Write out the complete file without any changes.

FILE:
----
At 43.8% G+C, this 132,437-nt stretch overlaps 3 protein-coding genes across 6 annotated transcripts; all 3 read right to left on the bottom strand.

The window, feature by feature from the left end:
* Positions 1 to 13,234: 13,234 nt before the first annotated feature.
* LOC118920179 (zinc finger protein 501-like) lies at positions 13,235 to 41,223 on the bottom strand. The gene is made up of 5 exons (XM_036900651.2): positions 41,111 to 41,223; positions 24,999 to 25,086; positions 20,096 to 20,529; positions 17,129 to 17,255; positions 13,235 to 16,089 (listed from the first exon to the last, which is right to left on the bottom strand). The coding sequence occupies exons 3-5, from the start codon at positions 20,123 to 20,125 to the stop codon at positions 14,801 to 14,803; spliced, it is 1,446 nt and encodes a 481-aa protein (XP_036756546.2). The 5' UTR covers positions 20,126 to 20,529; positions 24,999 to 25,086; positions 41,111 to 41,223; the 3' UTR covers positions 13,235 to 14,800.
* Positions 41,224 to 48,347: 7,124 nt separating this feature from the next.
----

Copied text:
At 43.8% G+C, this 132,437-nt stretch overlaps 3 protein-coding genes across 6 annotated transcripts; all 3 read right to left on the bottom strand.

The window, feature by feature from the left end:
* Positions 1 to 13,234: 13,234 nt before the first annotated feature.
* LOC118920179 (zinc finger protein 501-like) lies at positions 13,235 to 41,223 on the bottom strand. The gene is made up of 5 exons (XM_036900651.2): positions 41,111 to 41,223; positions 24,999 to 25,086; positions 20,096 to 20,529; positions 17,129 to 17,255; positions 13,235 to 16,089 (listed from the first exon to the last, which is right to left on the bottom strand). The coding sequence occupies exons 3-5, from the start codon at positions 20,123 to 20,125 to the stop codon at positions 14,801 to 14,803; spliced, it is 1,446 nt and encodes a 481-aa protein (XP_036756546.2). The 5' UTR covers positions 20,126 to 20,529; positions 24,999 to 25,086; positions 41,111 to 41,223; the 3' UTR covers positions 13,235 to 14,800.
* Positions 41,224 to 48,347: 7,124 nt separating this feature from the next.